Skip to comments.Russia Withholding Plutonium NASA Needs for Deep Space Exploration
Posted on 12/11/2009 11:50:12 PM PST by ErnstStavroBlofeld
Russia has reneged on an agreement to deliver a total of 10 kilograms of plutonium-238 to the United States in 2010 and 2011 and is insisting on a new deal for the costly material vital to NASAs deep space exploration plans.
The move follows the U.S. Congress denial of President Barack Obamas request for $30 million in 2010 to permit the Department of Energy to begin the painstaking process of restarting domestic production of plutonium-238. Bringing U.S. nuclear laboratories back on line to produce the isotope is expected to cost at least $150 million and take six years to seven years from the time funding is approved.
U.S. Rep. Adam Schiff (D-Calif.), a House Appropriations Committee member whose district is home to NASAs planetary science-focused Jet Propulsion Laboratory, told Space News that Russias decision to withhold the promised plutonium is certainly a concern considering that the United States now will not be spending any money before 2011 to restart its own production.
Certainly, among other things, it would have helped our negotiating posture had funding been included and Russia could see that we were determined to move forward on our own, Schiff said.
NASA for decades has relied on plutonium-238 to fuel long-lasting spacecraft batteries known as radioisotope power systems that transform heat from the decaying plutonium into electricity. The Pluto-bound New Horizons probe was launched in 2006 with 11 kilograms of the material onboard, and the Mars Science Laboratory rover will carry 3.5 kilograms when it launches in late 2011.
The United States stopped producing plutonium-238 in the late 1980s. While U.S. nuclear laboratories remain able to process and package the material for use in radioisotope power systems, the Department of Energy has been meeting NASAs demand from a dwindling stockpile supplemented by periodic purchases from Russias shrinking supply.
(Excerpt) Read more at spacenews.com ...
Nothing to fear, Zero’s earmarked $50 billion to build windmills in the desert - which are so much better than modern power systems.
Ah, our ally, Russia. Never was, never will be, at least not in our lifetime.
The key lesson for the US is always make sure you can produce what you need domestically. We almost got caught in the Rhodesia chrome shortage in the 70’s/80’s which would have forced us to rely on Brezhnev/Andropov, et al for our supply of high quality chrome.
Mugabe makes millions on chrome ore exports while he kills his people by the thousands.
Good thinking, US.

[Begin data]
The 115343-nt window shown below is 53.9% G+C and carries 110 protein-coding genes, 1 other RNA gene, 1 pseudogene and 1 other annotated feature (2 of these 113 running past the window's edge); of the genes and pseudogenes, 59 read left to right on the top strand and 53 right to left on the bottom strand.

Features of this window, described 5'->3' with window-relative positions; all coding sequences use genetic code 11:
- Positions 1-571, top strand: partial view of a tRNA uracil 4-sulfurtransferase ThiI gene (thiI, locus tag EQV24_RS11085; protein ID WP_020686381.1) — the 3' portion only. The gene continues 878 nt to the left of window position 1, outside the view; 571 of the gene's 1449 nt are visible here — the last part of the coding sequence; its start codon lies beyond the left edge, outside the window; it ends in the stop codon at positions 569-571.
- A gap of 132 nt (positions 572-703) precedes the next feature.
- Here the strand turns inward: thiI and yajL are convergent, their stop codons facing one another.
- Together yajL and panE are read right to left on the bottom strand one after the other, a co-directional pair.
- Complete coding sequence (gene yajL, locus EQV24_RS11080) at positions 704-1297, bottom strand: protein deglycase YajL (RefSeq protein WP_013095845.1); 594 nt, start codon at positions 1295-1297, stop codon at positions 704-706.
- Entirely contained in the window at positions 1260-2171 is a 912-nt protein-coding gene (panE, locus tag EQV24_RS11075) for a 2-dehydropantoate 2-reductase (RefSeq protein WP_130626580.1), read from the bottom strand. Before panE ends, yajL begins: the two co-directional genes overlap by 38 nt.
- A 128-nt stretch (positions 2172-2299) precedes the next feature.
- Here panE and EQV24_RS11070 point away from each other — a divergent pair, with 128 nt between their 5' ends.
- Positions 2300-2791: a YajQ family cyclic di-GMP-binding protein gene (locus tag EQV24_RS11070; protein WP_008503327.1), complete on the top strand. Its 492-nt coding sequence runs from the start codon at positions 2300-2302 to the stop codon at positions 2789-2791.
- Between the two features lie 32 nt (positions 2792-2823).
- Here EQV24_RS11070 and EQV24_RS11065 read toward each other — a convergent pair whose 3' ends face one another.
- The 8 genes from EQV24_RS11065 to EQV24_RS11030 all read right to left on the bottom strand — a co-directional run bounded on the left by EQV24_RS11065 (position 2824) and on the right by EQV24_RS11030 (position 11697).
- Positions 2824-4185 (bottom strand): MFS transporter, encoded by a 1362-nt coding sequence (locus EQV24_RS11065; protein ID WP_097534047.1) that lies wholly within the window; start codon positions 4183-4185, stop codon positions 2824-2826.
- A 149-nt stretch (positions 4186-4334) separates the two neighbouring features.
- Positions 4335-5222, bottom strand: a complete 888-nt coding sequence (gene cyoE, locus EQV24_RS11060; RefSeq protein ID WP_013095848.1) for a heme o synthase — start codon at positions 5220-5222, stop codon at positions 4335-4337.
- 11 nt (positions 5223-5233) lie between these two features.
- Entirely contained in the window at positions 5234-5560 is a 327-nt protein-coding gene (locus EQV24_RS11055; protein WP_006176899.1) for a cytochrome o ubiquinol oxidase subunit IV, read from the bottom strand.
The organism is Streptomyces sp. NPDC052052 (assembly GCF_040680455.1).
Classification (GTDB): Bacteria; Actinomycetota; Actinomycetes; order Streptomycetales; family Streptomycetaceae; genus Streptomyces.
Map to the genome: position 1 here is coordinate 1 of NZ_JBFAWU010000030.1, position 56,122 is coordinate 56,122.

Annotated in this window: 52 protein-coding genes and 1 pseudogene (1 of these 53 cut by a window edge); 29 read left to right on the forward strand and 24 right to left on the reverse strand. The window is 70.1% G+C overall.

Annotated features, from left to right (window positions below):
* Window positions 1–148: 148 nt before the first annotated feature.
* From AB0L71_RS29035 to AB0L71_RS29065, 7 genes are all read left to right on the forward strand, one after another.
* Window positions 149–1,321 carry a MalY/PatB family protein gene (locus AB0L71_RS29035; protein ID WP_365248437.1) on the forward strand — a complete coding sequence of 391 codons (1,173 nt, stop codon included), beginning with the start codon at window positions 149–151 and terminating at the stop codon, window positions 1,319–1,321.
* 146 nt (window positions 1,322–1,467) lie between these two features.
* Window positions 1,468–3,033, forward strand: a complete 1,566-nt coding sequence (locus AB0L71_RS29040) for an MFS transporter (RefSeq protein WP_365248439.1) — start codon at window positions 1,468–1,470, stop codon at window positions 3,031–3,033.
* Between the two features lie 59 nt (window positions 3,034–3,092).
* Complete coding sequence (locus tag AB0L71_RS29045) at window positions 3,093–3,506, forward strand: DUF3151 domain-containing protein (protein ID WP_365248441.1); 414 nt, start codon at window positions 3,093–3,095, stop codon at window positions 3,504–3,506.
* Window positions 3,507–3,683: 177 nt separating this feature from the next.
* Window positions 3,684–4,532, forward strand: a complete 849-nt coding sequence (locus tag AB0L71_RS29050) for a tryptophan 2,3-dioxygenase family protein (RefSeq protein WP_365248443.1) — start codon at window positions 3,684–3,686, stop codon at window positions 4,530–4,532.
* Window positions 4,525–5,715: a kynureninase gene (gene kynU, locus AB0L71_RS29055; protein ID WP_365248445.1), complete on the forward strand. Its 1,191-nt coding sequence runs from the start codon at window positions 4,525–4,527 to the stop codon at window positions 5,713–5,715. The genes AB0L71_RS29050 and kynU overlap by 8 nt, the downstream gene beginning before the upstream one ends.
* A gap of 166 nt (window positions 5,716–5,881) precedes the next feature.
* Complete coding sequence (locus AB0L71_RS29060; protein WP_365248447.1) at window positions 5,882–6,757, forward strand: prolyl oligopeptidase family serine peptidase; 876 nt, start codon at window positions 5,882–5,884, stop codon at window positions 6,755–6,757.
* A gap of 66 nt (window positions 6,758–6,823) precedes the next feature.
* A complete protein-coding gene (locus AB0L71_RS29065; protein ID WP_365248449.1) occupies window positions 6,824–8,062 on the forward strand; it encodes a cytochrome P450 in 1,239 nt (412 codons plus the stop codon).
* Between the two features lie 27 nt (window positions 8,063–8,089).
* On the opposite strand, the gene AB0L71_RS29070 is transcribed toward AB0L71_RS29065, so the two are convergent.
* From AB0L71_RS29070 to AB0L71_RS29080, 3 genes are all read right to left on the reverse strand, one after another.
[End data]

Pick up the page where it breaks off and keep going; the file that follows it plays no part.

The Mars Science Laboratory, nicknamed Curiosity, is a bigger more capable upgrade over the solar-powered rovers (MERs Spirit and Opportunity) on Mars for the past 5 years. It would be a shame if Plutonium shortage delayed the MSL mission, as Mars launch windows come only every 2 years.
BTW-Most RTGs use Pu238 which decays with a half-life of 87.7 years
yea, that's doesn't have strategic impact. nah....
IIRC, (and maybe I do not), we made this in breeder reactors back when. Might be time to dust off some old blueprints...
In this case Russian businessmen's skills (and the will to use them) exceeded those of their teachers (the USA.) In a truly capitalist manner they noticed a weakness in the other guy's position and immediately exploited it:
Certainly, among other things, it would have helped our negotiating posture had funding been included and Russia could see that we were determined to move forward on our own,
Amazing insight, that, considering that not every country on the planet can make Pu(238) and the stuff costs real money. A single source supplier can wring you dry in no time.
I wonder what the Russians intend to use it for, instead. Why are they conducting missile tests?
In a fission nuclear reactor, uranium-238 can be used to breed plutonium-239, which itself can be used in a nuclear weapon or as a reactor fuel source. Maybe they are using it for military use for new warheads.
Exactly my point.
Maybe we could buy some from Iran.
Well, math is not my strong suit.... but isn't that $150 million about .02% of the money they threw away on their so called 'stimulus plan'?
“Nothing to fear, Zeros earmarked $50 billion to build windmills in the desert - which are so much better than modern power systems.”
And these will work until the wind speed reaches 25mph and are then forced to shut down lest they exceed their design specs. Still better, the enviros are fighting hard to stop any construction of transmission lines for power which cannot be stored.
Gotta love the Hussein - he really has vision!
P-238 is so yesterday...
“I wonder what the Russians intend to use it for, instead”
They are designing reactors for deep space exploration. P-238 will probably play a large role.
We’ve got wind mills and solar panels instead...
Can’t we just ask the Iranians to borrow a cup or two of theirs?
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